<div id="cookie_notice" class="sw-cookie-notice sw--padding-vert-4 sw--padding-hor-1 sw-dms--box-shadow--big">
<div class="sw-dms--color-white sw-grid-flex sw-grid-flex--wrap-mob sw-grid-flex--wrap--tab">
<div class="sw-cookie-notice__text--mob sw--padding-left-8 sw--font-size-14 sw-grid-flex__cell-5-7 sw-grid-flex__cell-1-1--mob sw-grid-flex__cell-1-1--tab">
<div class="sw-grid-flex__cell-2-7 sw-grid-flex__cell-1-1--mob sw-grid-flex__cell-1-1--tab">
<a class="sw-dms-button noty_close sw--padding-hor-7 sw--position-absolute sw--position-right sw--margin-right-13 sw--hide-mobile sw--hide-tablet" data-sw-set-cookie="euCookie">OK</a>
<a class="sw-cookie-notice__btn--mob sw-cookie-notice__btn--tab sw-dms-button noty_close sw--padding-hor-7 sw--margin-vert-3 sw--hide-desktop" data-sw-set-cookie="euCookie">OK</a>
3D printed in white nylon plastic with a matte finish and slight grainy feel.
Sam Fay, General Manager of the Great Central Railway (GCR), had been impressed by the performance of petrol-electric railcars in Hungary and the rest of Europe. This led to the purchase of a petrol-electric bogie railcar from Westinghouse Electric & Manufacturing Co. in Manchester in 1912. The car's body was constructed by United Electric Car Co. of Preston.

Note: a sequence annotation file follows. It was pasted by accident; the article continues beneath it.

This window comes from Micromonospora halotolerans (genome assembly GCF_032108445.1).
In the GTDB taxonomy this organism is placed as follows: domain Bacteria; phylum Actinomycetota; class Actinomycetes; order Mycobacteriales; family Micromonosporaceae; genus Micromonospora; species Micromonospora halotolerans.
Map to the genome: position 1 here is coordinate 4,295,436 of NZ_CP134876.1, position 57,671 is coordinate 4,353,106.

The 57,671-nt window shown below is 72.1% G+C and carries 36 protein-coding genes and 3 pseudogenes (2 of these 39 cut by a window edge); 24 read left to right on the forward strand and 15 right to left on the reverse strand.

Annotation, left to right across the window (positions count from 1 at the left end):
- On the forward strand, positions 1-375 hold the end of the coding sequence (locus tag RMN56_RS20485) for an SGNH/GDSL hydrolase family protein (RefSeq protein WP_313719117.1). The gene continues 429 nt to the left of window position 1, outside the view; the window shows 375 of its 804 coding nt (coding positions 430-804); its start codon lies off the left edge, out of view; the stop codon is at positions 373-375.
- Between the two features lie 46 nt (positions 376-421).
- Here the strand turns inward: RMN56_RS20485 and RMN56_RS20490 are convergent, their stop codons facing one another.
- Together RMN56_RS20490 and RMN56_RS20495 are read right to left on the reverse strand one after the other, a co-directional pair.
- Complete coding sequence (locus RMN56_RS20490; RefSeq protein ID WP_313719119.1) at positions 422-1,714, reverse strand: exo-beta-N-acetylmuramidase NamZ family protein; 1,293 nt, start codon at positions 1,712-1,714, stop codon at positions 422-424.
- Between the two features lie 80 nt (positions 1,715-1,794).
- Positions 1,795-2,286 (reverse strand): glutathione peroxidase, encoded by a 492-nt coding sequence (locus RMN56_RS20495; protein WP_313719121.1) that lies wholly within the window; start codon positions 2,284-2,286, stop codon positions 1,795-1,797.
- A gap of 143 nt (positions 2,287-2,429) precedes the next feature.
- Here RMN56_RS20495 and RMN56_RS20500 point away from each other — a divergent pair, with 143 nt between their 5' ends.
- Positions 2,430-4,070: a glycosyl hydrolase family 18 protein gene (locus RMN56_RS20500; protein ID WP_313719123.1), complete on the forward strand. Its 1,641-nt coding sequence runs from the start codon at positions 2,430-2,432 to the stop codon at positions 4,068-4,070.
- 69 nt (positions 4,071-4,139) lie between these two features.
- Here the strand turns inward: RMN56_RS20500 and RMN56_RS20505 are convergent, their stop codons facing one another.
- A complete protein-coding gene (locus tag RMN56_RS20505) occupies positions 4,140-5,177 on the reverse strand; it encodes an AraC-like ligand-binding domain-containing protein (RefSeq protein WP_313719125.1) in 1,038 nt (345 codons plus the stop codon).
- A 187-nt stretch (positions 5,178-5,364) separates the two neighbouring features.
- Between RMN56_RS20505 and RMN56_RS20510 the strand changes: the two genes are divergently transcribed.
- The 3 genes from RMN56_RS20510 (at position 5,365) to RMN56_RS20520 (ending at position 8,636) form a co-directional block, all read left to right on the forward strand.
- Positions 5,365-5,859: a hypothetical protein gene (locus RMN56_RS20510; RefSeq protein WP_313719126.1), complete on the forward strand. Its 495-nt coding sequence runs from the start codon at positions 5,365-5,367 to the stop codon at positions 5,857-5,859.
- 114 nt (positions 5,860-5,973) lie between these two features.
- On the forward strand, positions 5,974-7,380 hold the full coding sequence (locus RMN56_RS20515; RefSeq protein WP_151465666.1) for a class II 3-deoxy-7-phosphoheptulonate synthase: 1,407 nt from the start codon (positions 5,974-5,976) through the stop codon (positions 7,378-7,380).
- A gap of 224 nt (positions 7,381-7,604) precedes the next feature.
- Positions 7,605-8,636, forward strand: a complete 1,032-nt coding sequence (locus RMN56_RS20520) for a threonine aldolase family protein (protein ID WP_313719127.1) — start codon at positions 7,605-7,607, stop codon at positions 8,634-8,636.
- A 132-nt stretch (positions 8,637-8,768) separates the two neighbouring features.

A central entrance vestibule divided the car into two passenger compartments. Both were third class with rattan-covered reversible seats. The GCR finished the railcar in teak with gold lining but without a running number. The LNER retained the teak livery and gave it the number of No. 51709 in 1923.
The exact delivery date is unknown but is thought to have been in early 1912. Initial trials were based in the Manchester area, and press inaugural trips operated between Marylebone and South Harrow on 28th March. Little is known about the railcar's early duties, but it appears likely that it was used for rush hour suburban services out of Marylebone. By 1914, the railcar was based at Dinting and operated the Glossop branch.
In an attempt to compete against increasing road traffic after World War 1, the railcar was used on a new shuttle service from August 1921 between Macclesfield Central and Bollington. This resulted in the railcar earning the local name of the "Bollington Bug".
The railcar continued to operate this shuttle service for fourteen years, and was finally withdrawn on 6th July 1935.